5 Nov 2022 5:17 AM GMT
Continuing to voice his opinion regarding the Collegium System on public forums, the Union Law Minister on Friday once again said that the System is opaque and the majority of the Judges also believe so.However, he did add that he has to work with this system despite not being satisfied with it till the Government comes out with an alternative mechanism. Law Minister Rijiju was speaking at...
Continuing to voice his opinion regarding the Collegium System on public forums, the Union Law Minister on Friday once again said that the System is opaque and the majority of the Judges also believe so.
However, he did add that he has to work with this system despite not being satisfied with it till the Government comes out with an alternative mechanism. Law Minister Rijiju was speaking at the India Today conclave in Mumbai
"I am not critical about the Judiciary or the Judges but I state a fact which is the reflection of the thinking of the common people of India... The Collegium system is opaque and isn't accountable. Judges & Lawyers too believe this," said the Union Law Minister.
He further said that when the Supreme Court struck down the NJAC, the Government could have taken other steps, but the Government respected the Court and did not act immediately, however, he did add that it doesn't mean that it will be silent forever.
He also said that the fittest of the persons should be elevated as judges and not the persons who are chosen by the collegium system. Praising that the Judges of India do comparatively more work when compared with the judges of foreign countries, he said that the judges should be involved in the work that they are expected to do.
"Across the globe, the Judges do not appoint the judges, but in India, they do so. The Judges have to devote a lot of time to the entire process of recommending names. A lot of politics is involved in the process. Judges are doing so much work, nowhere in the world, do the judges perform as much work as performed by Judges in India. They need breaks. They need time. They are human beings. They are not machines. Judges should be involved in work which they are expected to do."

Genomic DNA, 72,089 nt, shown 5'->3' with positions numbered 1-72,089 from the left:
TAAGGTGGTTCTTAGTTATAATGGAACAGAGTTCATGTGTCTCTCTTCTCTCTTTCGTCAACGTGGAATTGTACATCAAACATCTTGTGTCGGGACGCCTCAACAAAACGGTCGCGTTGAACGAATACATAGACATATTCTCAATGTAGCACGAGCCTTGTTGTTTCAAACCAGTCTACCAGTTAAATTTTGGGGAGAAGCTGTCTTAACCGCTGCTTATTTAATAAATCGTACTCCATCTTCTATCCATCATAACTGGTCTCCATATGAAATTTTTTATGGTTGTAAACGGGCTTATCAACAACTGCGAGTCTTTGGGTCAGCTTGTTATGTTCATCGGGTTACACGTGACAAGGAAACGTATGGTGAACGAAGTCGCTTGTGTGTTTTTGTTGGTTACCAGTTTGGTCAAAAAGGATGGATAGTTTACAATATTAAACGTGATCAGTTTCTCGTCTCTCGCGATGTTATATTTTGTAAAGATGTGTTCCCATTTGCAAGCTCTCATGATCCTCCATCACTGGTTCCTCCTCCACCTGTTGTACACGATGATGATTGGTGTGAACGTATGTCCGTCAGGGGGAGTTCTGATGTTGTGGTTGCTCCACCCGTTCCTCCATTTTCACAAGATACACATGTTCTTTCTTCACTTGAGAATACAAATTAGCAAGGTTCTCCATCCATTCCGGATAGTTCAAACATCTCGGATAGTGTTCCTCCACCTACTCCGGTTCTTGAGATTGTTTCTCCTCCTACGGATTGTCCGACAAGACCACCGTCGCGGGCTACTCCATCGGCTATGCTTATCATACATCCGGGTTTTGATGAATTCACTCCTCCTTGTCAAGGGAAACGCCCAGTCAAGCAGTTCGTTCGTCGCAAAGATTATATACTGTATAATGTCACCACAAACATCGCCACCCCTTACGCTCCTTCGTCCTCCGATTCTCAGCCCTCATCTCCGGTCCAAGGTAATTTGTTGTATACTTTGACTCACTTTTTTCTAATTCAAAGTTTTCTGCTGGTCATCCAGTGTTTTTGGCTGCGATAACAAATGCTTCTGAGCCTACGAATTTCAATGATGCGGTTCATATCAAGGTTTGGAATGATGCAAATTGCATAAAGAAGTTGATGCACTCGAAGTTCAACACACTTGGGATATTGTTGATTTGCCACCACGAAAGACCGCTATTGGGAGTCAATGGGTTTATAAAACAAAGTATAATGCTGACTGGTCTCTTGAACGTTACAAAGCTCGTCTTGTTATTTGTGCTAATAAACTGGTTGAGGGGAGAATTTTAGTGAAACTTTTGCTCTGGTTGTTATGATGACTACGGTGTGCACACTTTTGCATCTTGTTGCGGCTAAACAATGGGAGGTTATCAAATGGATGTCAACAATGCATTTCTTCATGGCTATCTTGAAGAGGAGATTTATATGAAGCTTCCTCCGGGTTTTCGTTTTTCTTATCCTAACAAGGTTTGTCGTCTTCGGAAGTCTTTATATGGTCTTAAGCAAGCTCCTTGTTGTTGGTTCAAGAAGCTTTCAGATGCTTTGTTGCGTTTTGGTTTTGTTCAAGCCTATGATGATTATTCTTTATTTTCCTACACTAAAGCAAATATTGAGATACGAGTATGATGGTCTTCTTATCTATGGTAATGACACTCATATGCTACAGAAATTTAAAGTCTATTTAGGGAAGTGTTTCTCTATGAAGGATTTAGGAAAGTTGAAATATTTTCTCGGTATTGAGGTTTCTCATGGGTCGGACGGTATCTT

He also said that some of his words may sound harsh, but no judge has so far told him that what he was saying is wrong.
Further, he also opined that the Judiciary should not enter into the space of the executive as they are not supposed to do so as per the Constitution of India, which clearly lays demarcates the functioning areas of the 3 wings of the state.
"If the Judiciary starts deciding where the roads should be built if it gets into the service rules, what is the government for? During the COVID time, the Delhi High Court had directed the formation of a committee to run COVID affairs, then we asked our Solitiatar General to tell the court that it is none of their (the Court's) business. You can't do that. The govt is in the best position to deal with such challenges...Do I ever get involved with the Judiciary's work? I Don't. I assist the Judiciary to make it a robust institution."
He also opined that only in very serious cases, the bail pleas should reach the Supreme Court as it is the job of the lower courts to deal with bail pleas. He also wondered why every case is required to be listed.
"If you look at the number of cases pending, more than half of the cases do not deserve to be listed. Every bail petition is going to #SupremeCourt, why should it be made to hear bail pleas? Such petitions are to be dealt with by the lower courts. Very limited cases (bail pleas) should come to the High Court, forget the Supreme Court. Why should it be made to deal with bail pleas unless the case is related to the death penalty or some serious offence...Many cases are frivolous. When PILs become Personal Interest Litigation, then the court has to decide that the matter is not worthy of being listed. I don't know why everything has to go to the Court"